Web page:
• 9V-SVJ was the 777-200ER set to be retired by the end of March, it has now left Singapore for storage in the USA.

There may be a slight change to SIA’s outlined plan, as the fourth Airbus A350 Regional 9V-SHD, originally not planned for delivery this financial year, already had its first flight in Toulouse last week. Delivery usually occurs 2-3 weeks later and so the aircraft should be ready to fly to Changi this month.

It seems therefore that SIA will receive one more A350 Regional than originally planned before the end of March.

A350R Parked (Adelaide Airport)
The A350 Regional fleet is already three-strong, and may be joined by a fourth as early as this month. (Photo: Adelaide Airport)

The next analyst briefing will be in May 2019, which will reveal further details of how many new aircraft are arriving and leaving in the next financial year.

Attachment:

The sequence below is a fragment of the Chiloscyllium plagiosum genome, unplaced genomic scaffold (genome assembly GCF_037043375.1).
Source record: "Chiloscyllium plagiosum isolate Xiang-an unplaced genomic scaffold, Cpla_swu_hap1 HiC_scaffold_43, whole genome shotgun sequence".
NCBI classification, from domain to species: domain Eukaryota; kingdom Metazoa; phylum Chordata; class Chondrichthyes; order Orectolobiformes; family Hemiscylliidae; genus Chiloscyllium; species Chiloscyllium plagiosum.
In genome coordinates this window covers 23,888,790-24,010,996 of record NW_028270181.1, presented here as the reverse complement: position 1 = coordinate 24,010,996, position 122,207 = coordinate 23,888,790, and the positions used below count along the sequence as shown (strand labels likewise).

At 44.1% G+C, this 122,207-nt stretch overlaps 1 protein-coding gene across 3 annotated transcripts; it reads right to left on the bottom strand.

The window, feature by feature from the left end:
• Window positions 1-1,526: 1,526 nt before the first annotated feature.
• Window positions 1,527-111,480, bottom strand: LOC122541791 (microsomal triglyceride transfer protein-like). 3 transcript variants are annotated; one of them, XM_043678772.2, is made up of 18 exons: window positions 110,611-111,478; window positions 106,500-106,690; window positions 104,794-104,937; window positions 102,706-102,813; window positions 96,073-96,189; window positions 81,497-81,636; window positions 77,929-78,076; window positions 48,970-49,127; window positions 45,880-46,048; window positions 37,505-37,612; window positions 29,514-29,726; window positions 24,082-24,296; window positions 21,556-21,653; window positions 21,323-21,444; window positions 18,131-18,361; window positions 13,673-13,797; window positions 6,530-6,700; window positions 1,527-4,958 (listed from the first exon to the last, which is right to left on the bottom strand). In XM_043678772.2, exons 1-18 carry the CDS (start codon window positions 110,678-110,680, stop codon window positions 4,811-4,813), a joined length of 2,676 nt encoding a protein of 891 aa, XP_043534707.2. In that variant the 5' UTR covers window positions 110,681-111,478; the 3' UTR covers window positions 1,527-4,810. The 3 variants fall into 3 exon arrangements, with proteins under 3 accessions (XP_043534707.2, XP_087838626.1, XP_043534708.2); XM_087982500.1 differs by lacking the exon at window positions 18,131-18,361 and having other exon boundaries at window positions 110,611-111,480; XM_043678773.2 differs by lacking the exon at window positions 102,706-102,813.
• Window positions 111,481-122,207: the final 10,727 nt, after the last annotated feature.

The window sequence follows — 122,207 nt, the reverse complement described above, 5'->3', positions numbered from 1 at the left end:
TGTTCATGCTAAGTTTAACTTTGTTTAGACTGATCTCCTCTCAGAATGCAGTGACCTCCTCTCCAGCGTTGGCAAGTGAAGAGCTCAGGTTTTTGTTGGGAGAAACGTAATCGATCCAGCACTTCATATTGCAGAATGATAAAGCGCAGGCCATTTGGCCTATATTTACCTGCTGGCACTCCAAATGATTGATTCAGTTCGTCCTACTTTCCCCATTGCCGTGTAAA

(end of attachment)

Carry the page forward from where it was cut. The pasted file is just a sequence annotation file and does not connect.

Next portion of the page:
Full details

As usual you can see full details of each aircraft type in the Singapore Airlines fleet at the following links, including aircraft registrations specific to each configuration.

If the seat types and routes interest you more – see our Seats Guide.

Stay tuned for the next fleet update in early March 2019.

(Cover Photo: Andrew Thomas)



  1. I noticed something.. SQ972 SIN-BKK (and SQ975) is showing as 772 aircraft, however the seat map is 1-2-1 configuration. Could this be regional A350? I’m confused.

    1. It’s likely to be the 787-10, or possibly the A350R. The problem with the BKK flights is that they shuffle the aircraft types around regularly so there’s no guarantees!